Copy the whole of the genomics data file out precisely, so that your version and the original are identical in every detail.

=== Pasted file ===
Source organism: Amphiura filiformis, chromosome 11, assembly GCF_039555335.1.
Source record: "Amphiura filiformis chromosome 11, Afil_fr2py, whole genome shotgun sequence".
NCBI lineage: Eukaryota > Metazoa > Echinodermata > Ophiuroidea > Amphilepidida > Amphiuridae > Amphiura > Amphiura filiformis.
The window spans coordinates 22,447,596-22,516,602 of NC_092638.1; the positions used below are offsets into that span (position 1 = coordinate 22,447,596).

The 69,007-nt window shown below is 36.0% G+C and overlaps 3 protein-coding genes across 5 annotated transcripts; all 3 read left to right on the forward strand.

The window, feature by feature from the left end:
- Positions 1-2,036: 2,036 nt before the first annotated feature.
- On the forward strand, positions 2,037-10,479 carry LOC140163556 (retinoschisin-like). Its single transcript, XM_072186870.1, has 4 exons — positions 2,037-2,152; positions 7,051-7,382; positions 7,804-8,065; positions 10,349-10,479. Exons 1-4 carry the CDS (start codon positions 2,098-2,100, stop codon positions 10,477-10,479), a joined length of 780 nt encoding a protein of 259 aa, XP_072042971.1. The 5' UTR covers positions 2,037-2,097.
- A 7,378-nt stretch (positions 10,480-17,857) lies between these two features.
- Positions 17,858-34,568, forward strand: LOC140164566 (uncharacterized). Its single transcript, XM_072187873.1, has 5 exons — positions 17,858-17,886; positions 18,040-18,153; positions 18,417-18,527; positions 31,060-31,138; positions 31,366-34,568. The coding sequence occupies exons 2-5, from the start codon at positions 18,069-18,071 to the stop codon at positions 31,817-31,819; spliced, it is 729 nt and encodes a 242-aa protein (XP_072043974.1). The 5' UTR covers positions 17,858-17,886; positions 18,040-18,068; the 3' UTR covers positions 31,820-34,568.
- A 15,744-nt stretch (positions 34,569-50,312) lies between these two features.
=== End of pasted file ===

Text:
Source organism: Amphiura filiformis, chromosome 11, assembly GCF_039555335.1.
Source record: "Amphiura filiformis chromosome 11, Afil_fr2py, whole genome shotgun sequence".
NCBI lineage: Eukaryota > Metazoa > Echinodermata > Ophiuroidea > Amphilepidida > Amphiuridae > Amphiura > Amphiura filiformis.
The window spans coordinates 22,447,596-22,516,602 of NC_092638.1; the positions used below are offsets into that span (position 1 = coordinate 22,447,596).

The 69,007-nt window shown below is 36.0% G+C and overlaps 3 protein-coding genes across 5 annotated transcripts; all 3 read left to right on the forward strand.

The window, feature by feature from the left end:
- Positions 1-2,036: 2,036 nt before the first annotated feature.
- On the forward strand, positions 2,037-10,479 carry LOC140163556 (retinoschisin-like). Its single transcript, XM_072186870.1, has 4 exons — positions 2,037-2,152; positions 7,051-7,382; positions 7,804-8,065; positions 10,349-10,479. Exons 1-4 carry the CDS (start codon positions 2,098-2,100, stop codon positions 10,477-10,479), a joined length of 780 nt encoding a protein of 259 aa, XP_072042971.1. The 5' UTR covers positions 2,037-2,097.
- A 7,378-nt stretch (positions 10,480-17,857) lies between these two features.
- Positions 17,858-34,568, forward strand: LOC140164566 (uncharacterized). Its single transcript, XM_072187873.1, has 5 exons — positions 17,858-17,886; positions 18,040-18,153; positions 18,417-18,527; positions 31,060-31,138; positions 31,366-34,568. The coding sequence occupies exons 2-5, from the start codon at positions 18,069-18,071 to the stop codon at positions 31,817-31,819; spliced, it is 729 nt and encodes a 242-aa protein (XP_072043974.1). The 5' UTR covers positions 17,858-17,886; positions 18,040-18,068; the 3' UTR covers positions 31,820-34,568.
- A 15,744-nt stretch (positions 34,569-50,312) lies between these two features.